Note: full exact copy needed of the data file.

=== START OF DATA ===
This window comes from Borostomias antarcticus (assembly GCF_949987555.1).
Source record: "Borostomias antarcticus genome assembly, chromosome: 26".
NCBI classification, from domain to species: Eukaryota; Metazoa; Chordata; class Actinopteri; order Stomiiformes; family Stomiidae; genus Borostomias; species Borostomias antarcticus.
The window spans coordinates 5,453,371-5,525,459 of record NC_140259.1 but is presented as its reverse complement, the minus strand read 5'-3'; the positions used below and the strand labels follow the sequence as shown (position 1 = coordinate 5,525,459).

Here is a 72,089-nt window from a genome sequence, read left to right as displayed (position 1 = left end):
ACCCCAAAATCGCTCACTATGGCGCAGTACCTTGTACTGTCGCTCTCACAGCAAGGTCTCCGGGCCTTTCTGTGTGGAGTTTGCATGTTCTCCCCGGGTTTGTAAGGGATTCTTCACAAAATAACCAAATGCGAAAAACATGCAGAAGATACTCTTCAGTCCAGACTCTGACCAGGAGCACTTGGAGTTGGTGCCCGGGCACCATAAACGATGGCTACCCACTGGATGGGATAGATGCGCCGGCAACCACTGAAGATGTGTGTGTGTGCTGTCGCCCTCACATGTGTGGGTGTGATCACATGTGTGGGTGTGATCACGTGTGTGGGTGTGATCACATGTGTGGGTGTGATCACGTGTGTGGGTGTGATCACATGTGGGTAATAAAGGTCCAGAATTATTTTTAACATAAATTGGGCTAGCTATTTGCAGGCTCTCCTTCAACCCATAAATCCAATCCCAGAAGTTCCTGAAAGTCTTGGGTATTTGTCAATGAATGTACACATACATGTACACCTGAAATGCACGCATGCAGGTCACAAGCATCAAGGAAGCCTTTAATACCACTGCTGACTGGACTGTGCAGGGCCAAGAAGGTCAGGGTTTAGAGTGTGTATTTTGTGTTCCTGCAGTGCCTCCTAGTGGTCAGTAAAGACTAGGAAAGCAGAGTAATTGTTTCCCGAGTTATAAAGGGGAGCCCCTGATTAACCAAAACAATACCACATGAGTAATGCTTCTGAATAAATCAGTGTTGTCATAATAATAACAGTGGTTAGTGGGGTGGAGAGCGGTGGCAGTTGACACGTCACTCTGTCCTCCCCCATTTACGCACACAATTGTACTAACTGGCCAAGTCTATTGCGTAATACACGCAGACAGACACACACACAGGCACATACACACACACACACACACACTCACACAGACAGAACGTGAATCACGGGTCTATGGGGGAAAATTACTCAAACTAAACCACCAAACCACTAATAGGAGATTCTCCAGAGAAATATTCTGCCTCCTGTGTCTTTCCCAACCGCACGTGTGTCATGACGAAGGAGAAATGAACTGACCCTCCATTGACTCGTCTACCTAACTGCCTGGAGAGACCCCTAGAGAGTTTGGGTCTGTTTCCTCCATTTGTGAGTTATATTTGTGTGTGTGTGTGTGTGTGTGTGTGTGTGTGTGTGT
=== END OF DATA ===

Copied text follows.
This window comes from Borostomias antarcticus (assembly GCF_949987555.1).
Source record: "Borostomias antarcticus genome assembly, chromosome: 26".
NCBI classification, from domain to species: Eukaryota; Metazoa; Chordata; class Actinopteri; order Stomiiformes; family Stomiidae; genus Borostomias; species Borostomias antarcticus.
The window spans coordinates 5,453,371-5,525,459 of record NC_140259.1 but is presented as its reverse complement, the minus strand read 5'-3'; the positions used below and the strand labels follow the sequence as shown (position 1 = coordinate 5,525,459).

Here is a 72,089-nt window from a genome sequence, read left to right as displayed (position 1 = left end):
ACCCCAAAATCGCTCACTATGGCGCAGTACCTTGTACTGTCGCTCTCACAGCAAGGTCTCCGGGCCTTTCTGTGTGGAGTTTGCATGTTCTCCCCGGGTTTGTAAGGGATTCTTCACAAAATAACCAAATGCGAAAAACATGCAGAAGATACTCTTCAGTCCAGACTCTGACCAGGAGCACTTGGAGTTGGTGCCCGGGCACCATAAACGATGGCTACCCACTGGATGGGATAGATGCGCCGGCAACCACTGAAGATGTGTGTGTGTGCTGTCGCCCTCACATGTGTGGGTGTGATCACATGTGTGGGTGTGATCACGTGTGTGGGTGTGATCACATGTGTGGGTGTGATCACGTGTGTGGGTGTGATCACATGTGGGTAATAAAGGTCCAGAATTATTTTTAACATAAATTGGGCTAGCTATTTGCAGGCTCTCCTTCAACCCATAAATCCAATCCCAGAAGTTCCTGAAAGTCTTGGGTATTTGTCAATGAATGTACACATACATGTACACCTGAAATGCACGCATGCAGGTCACAAGCATCAAGGAAGCCTTTAATACCACTGCTGACTGGACTGTGCAGGGCCAAGAAGGTCAGGGTTTAGAGTGTGTATTTTGTGTTCCTGCAGTGCCTCCTAGTGGTCAGTAAAGACTAGGAAAGCAGAGTAATTGTTTCCCGAGTTATAAAGGGGAGCCCCTGATTAACCAAAACAATACCACATGAGTAATGCTTCTGAATAAATCAGTGTTGTCATAATAATAACAGTGGTTAGTGGGGTGGAGAGCGGTGGCAGTTGACACGTCACTCTGTCCTCCCCCATTTACGCACACAATTGTACTAACTGGCCAAGTCTATTGCGTAATACACGCAGACAGACACACACACAGGCACATACACACACACACACACACACTCACACAGACAGAACGTGAATCACGGGTCTATGGGGGAAAATTACTCAAACTAAACCACCAAACCACTAATAGGAGATTCTCCAGAGAAATATTCTGCCTCCTGTGTCTTTCCCAACCGCACGTGTGTCATGACGAAGGAGAAATGAACTGACCCTCCATTGACTCGTCTACCTAACTGCCTGGAGAGACCCCTAGAGAGTTTGGGTCTGTTTCCTCCATTTGTGAGTTATATTTGTGTGTGTGTGTGTGTGTGTGTGTGTGTGTGTGTGT